PALM BEACH (CBSMiami) – The trial of a former Palm Beach Gardens police officer charged in the shooting death of a stranded motorist is winding down.READ MORE: 'Love Is Love Part II' Mural Unveiled In Honor Of Pride Month
Defense attorneys for Nouman Raja wrapped up their case Tuesday afternoon, closing arguments scheduled for Wednesday.
Raja is accused of shooting Corey Jones, a part-time drummer who also worked as a housing inspector, on October 18th, 2015.
Jones, 41, was returning home from a nightclub performance when his SUV broke down on an off-ramp of Interstate 95. Raja, who was in the area investigating car burglaries, spotted Jones’ SUV around 3:15 a.m. and drove his van up the ramp, blocking Jones in.
When Raja, dressed in plain clothes, approached the SUV, Jones got out. Raja would later tell investigators that he told Jones he was a police officer and shot at him when Jones pulled a gun.
Raja told a police investigator at the time that Jones then ran down an embankment and pointed the gun again, so he fired more shots. Jones died at the scene.
During his testimony for the prosecution, Palm Beach Gardens police Sgt. Chris Kaprinski, who did the “on scene” interview with Raja after the shooting, said there were discrepancies in what he was told.
What Raja didn’t know, according to prosecutors, was that Jones was speaking to a tow truck dispatcher on a recorded line. Raja is never heard identifying himself as a police officer.
FBI analyst Suzanne Brown, who testified for the prosecution, examined three recordings made around the time of the shooting; one to a roadside assistance center, the police radio traffic and Raja’s call to 911.
On the 911 call, Raja could be heard telling Jones to drop the gun. Brown made note of the time between when the shots were fired, caught on a recorded phone call with roadside assistance and when Raja called 911, telling Jones to drop the gun.
“Are you able to tell us how many seconds elapsed between the final shot that we hear and the 911 call?” the prosecutor asked.
“Yes,” answered FBI analyst Suzanne Brown.
“How many seconds is that?” she was asked.
“I counted 33 seconds.”READ MORE: What To Do To Stay Safe Around Water This Summer At The Pool Or Beach
Prosecutors say Raja saw Jones threw down his gun but Raja kept firing, which is why he is charged with attempted murder.
Prosecutors believe Jones dropped his gun and ran more than a 120 feet when he was shot and fell to the ground. A medical examiner testified on Monday that one of the bullets hit his heart, meaning he could no longer run.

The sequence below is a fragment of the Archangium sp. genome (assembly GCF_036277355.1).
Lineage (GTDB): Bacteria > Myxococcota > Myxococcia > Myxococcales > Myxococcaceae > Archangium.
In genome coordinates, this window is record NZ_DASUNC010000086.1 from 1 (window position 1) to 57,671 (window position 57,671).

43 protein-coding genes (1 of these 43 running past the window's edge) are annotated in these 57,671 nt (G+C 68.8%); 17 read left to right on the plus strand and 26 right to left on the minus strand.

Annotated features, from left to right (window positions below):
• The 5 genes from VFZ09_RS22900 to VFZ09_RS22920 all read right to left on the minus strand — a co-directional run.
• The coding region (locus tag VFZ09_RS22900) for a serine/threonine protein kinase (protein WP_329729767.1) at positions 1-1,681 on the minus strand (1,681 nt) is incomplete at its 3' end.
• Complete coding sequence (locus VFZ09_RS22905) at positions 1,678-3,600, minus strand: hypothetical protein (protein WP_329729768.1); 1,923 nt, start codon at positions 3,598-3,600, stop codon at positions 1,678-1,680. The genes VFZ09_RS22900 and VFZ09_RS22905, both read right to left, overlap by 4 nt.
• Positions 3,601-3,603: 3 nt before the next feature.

“How far do you, in your expert opinion, do you believe Corey Jones would have been able to travel after his heart was blown out that way?” the prosecutor asked.
“I’d say a few feet,” said Palm Beach County Medical Examiner Dr. Gertrude Juste.
Jones’ body was found 200 feet from the SUV and 125 feet from his unfired gun.
On Tuesday, the defense put on an expert who contradicted prosecution testimony from medical examiner about the effect of the fatal shot that hit Jones.
“For example, if you were pointing a gun at somebody, turned a little sideways, would that open the area up to gunshot,” asked attorney Richard Lubin.
“It absolutely would. It would open up the part on the chest to have this wound here just below the nipple on the right side,” said Dr. Stephen Nelson, Polk County Medical Examiner
The defense appeared to argue that Jones was holding the gun when he was shot, dropped it and then ran after he was shot in the heart.
“They do not drop like a ton of bricks, like snapping your finger. It does not happen,” said Nelson.
“You’re telling this jury Corey jones would still be able to run almost half the length of a football field,” asked attorney Adrienne Ellis?
“That’s exactly what I’m saying,” said Nelson.
Raja told the judge Tuesday he did not wish to testify in his own defense.
Raja, who is of South Asian descent, could get a life sentence if convicted of manslaughter and attempted murder.MORE NEWS: Parental Rights Bill Sent To Florida Governor Ron DeSantis
(© Copyright 2019 CBS Broadcasting Inc. All Rights Reserved. The Associated Press contributed to this report.)